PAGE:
We publish research work unpacking the challenge of building trust, transparency & control into product experiences.
“Digital literacy” refers to how well someone is able to understand, manage, and interact with information through digital technologies (Law et al., 2018). Perhaps unsurprisingly, digital literacy has important relationships with digital privacy (Büchi et al., 2017). For example, people with low digital literacy tend to have fewer privacy concerns and tend to use privacy features less frequently relative to people with high digital literacy (e.g., Baruh et al., 2017; Brough & Martin, 2020; Bartsch & Dienlin, 2016; Levin & Redmiles, 2021). Further, when people with low digital literacy do use privacy settings, they often lack confidence in their ability to use them effectively (Hargittai, 2010).Nadine Levin, Ph.D., UX Researcher, Facebook, Justin Hepler, Ph.D., Quantitative UX Researcher, Facebook
For people to have positive privacy experiences when using an app, companies not only need to include the right privacy settings, they also need to ensure those settings are easy to find. At Facebook, we hypothesized that we might have an opportunity to make our settings easier to find for two reasons. First, over the past several years, the Facebook app has evolved to include many new features, which has greatly expanded the number and types of privacy settings that exist in the app’s settings menu. Second, consumers’ expectations for which privacy settings exist in Facebook, what they’re called, and how to find them may have evolved over time, not only based on their use of Facebook itself but also based on their use of other products that may design privacy settings differently.Denise Sauerteig, UX Researcher, Facebook, Sarah Kling, UX Researcher, Facebook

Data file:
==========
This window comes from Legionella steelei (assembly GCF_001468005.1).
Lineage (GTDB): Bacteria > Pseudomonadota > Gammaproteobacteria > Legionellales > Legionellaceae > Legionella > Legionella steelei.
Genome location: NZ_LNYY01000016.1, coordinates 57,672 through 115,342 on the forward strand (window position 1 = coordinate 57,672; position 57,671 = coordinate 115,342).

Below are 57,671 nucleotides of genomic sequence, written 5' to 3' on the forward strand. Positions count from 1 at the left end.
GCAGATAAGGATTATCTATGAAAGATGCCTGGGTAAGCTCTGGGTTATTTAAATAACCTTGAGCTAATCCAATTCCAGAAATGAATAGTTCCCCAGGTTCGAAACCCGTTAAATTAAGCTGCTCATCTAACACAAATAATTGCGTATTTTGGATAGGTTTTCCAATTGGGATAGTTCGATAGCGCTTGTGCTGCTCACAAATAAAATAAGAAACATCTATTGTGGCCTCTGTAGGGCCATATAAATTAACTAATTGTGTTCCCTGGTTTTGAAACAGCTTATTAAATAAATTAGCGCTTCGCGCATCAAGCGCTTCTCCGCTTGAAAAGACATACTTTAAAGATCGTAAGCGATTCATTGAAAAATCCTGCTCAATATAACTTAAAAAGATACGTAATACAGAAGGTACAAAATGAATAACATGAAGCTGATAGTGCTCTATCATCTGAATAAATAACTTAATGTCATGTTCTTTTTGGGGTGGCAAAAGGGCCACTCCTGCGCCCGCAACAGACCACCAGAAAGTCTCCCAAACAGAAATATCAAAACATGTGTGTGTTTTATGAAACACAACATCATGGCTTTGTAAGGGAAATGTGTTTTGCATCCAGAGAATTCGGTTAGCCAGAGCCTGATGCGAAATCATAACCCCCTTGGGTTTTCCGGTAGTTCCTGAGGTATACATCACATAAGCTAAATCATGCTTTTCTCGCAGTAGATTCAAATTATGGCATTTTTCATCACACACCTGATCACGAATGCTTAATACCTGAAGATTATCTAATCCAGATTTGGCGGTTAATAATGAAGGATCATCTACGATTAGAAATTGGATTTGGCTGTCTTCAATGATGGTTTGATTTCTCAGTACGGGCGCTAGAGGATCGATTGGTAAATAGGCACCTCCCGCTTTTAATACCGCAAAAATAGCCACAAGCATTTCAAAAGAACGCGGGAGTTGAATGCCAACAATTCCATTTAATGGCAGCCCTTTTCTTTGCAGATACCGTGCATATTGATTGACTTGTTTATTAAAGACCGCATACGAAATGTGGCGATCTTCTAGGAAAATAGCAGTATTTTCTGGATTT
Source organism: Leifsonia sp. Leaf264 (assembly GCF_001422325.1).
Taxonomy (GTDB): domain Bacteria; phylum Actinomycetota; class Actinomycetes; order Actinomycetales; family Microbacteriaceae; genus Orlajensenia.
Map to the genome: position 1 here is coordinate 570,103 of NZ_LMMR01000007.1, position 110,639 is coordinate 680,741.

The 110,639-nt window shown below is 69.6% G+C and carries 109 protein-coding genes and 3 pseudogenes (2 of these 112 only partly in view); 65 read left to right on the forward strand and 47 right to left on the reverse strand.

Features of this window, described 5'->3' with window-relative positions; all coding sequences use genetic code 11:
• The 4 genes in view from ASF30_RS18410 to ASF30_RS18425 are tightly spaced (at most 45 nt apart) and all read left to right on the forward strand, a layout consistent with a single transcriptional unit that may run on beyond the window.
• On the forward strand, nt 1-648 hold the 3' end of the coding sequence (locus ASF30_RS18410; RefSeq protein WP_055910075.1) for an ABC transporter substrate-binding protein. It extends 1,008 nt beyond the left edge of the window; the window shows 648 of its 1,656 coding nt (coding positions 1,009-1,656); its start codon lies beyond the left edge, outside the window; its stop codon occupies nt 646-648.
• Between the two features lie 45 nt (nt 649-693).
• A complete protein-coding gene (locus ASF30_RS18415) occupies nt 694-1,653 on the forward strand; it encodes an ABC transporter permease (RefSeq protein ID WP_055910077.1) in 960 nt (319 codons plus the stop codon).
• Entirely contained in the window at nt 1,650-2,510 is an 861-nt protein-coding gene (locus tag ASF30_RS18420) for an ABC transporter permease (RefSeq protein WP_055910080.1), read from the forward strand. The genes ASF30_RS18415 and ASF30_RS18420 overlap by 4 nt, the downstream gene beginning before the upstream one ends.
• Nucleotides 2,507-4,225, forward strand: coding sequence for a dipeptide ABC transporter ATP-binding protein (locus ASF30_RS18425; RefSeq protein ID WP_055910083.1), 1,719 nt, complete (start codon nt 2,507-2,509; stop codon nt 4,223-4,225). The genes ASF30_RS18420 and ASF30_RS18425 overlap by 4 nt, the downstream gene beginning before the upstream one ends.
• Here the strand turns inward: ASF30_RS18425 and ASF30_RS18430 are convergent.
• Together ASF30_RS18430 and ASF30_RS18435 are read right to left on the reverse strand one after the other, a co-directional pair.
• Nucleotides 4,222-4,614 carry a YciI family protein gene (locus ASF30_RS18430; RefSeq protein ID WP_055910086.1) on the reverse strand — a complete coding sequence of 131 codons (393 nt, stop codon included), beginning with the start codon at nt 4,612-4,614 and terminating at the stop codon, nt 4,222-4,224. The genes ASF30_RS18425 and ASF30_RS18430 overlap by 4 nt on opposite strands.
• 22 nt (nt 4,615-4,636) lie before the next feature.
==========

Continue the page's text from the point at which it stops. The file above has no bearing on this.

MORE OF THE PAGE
Traditional ways of measuring users’ privacy concerns can produce ambiguous results that are difficult to take action on in applied settings. The Privacy Beliefs and Judgments (PB&J) framework is a new approach to measuring privacy concerns that addresses these limitations. It’s flexible and can be adapted to measure privacy concerns for a variety of topics and products.Justin Hepler, Ph.D., Quantitative UX Researcher, Facebook,
- As kids grow, they develop an increasing need for autonomy and privacy. Yet parents have a continual need to stay informed about their kids' lives and social interactions. - How should apps designed for kids balance privacy and parental involvement needs to deliver the right kinds of experiences to kids and their parents? In this article, I discuss research on parental involvement that informed the approach used to design privacy-related features on the Messenger Kids app.Meenakshi Menon, Ph.D, Quantitative UX Researcher, Facebook,
We conducted a survey to measure privacy concerns across a range of popular apps and topics. We discuss the implications for how companies might try to address users’ privacy concerns for their products in light of these results.Justin Hepler, Ph.D., Quantitative UX Researcher, Facebook, Maryhope Rutherford, Ph.D, UX Researcher, Facebook